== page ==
'But look at the matter from the political side,' I advise Ben. 'When a Swede or a Chinese settles down in a foreign land, such as the United States, the Swede makes haste to become a thorough American—at any rate he lets his children become thorough Americans; the Chinese, realizing that this is impossible, lives aloofly in Chinatown, minds his own business, and keeps out of American political affairs. The Jew, however, wants to have his cake and eat it, too. Like the Chinese, he clings to his own race, culture, and tradition; he trains his children to cling to these just as tenaciously. Then, like the Swede, he sets out to annex all the privileges of Americanism. He wants to rise to the top of the Gentile social structure, to wield power in Gentile politics of the community, state and nation. He wants to be left alone, but he also wants the country in which he lives to take good care of him. He wants to have full citizenship in that country, yet retain his citizenship in the Jewish nation.
I think the proper response here, the only one that can properly, and in a nuanced way, comment on this is: oy. 


Miss Self-Important said...

Who is this "Epstein" referred to in the same breath as Spinoza, Einstein, and Freud? Also, Spinoza? This woman had read and loved Spinoza?

Phoebe said...

Yes, thank you, I also wanted to know who Epstein was, and why he (or she?) has been forgotten.

As for Spinoza... I'm thinking a woman published in the Atlantic in 1939, and married to a Jew at that, would have been something of an intellectual.

Miss Self-Important said...

I guess, but Spinoza is a strange candidate for admiration. Kind of like saying you admire the English b/c they produced Hobbes. Famous, yes, but more in the sense of being infamous.

But I guess this woman is a strange bird to start with. I think you're right to be struck by her easy equation of "German" with "American." Germans historically were late to assimilate, and even by WWI, there were still large pockets of the Midwest and Great Plains where Germans who'd arrived two generations prior barely spoke English. I'm not exactly sure why this was - maybe b/c were remote from the urban centers of assimilation. But in any case, the assumption in 1939 that Germans are exemplars of American assimilation strikes me as odd as well. It's too bad the Atlantic doesn't name the author.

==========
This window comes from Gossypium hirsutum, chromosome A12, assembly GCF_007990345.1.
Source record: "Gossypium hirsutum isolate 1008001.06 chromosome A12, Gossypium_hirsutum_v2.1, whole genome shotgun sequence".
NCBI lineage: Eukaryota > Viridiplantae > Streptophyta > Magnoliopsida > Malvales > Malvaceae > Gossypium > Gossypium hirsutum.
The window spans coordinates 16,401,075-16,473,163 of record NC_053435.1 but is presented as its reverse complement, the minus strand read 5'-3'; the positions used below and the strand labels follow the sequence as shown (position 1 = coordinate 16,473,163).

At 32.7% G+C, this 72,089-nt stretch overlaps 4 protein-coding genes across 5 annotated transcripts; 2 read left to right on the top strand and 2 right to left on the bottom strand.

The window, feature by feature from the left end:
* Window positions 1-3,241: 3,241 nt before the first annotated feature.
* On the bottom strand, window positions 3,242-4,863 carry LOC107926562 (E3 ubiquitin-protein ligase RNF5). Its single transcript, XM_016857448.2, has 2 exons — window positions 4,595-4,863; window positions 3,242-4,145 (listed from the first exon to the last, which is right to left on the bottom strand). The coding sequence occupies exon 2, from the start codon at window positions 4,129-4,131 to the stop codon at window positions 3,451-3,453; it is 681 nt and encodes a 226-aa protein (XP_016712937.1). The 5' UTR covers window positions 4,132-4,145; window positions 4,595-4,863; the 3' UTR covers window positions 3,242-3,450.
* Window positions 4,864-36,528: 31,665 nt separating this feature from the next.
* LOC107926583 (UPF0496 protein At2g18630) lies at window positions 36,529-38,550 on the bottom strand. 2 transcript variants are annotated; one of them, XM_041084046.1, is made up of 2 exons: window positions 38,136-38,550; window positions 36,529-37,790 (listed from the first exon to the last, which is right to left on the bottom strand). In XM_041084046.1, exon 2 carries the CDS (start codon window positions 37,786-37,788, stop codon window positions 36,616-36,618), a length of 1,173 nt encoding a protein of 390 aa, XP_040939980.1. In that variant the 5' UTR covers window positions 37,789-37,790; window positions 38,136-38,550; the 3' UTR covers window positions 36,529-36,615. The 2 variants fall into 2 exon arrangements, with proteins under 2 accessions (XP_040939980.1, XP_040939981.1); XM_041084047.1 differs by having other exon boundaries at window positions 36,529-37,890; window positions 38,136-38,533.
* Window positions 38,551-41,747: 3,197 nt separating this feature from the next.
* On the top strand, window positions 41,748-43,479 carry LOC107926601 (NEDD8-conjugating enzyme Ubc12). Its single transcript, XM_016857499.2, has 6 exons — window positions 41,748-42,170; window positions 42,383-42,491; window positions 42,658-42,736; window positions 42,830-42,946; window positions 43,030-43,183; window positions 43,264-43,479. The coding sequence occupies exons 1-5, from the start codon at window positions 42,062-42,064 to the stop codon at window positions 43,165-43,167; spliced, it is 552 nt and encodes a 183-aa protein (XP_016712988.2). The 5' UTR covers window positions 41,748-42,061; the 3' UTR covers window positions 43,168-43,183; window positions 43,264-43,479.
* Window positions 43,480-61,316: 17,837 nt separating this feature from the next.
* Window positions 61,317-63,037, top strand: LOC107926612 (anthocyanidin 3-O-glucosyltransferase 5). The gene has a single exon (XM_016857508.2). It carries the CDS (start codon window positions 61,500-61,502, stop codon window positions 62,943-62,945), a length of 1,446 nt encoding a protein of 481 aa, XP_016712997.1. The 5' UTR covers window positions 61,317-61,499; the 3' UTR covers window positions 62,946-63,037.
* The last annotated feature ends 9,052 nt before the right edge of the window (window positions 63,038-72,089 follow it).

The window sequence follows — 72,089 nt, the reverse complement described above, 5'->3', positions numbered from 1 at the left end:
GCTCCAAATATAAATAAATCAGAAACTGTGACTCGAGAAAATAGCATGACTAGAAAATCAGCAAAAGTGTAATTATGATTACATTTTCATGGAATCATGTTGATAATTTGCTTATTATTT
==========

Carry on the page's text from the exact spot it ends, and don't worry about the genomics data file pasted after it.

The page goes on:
Phoebe said...

Spinoza makes sense, though, if you're going by a strictly "racial" definition of The Jew.

As for the Germans-as-Americans thing, there's a very big equivalent of that sort of in early 19th C France. As in, Jews would be singled out for not assimilating, when at the same point in French history, the Bretons, etc., weren't "French" either. There's one amazing source I found, where the author's explaining how, in our modern times, English people marry Russians, etc., no big deal, but only Jews resist. Which... pretty majorly exaggerates how cosmopolitan marriage patterns were among non-Jews.

Stendhal said...


Still well regarded, but in his (and the author's) day, his influence rivaled that of Picasso.

Phoebe said...



Petey said...

"That to me says 2011 more than 1939. It's the agreement that's unsettling."

Hey, the 1938/39 Nazi sympathizer woman is more sensitive than 2013 Dubya...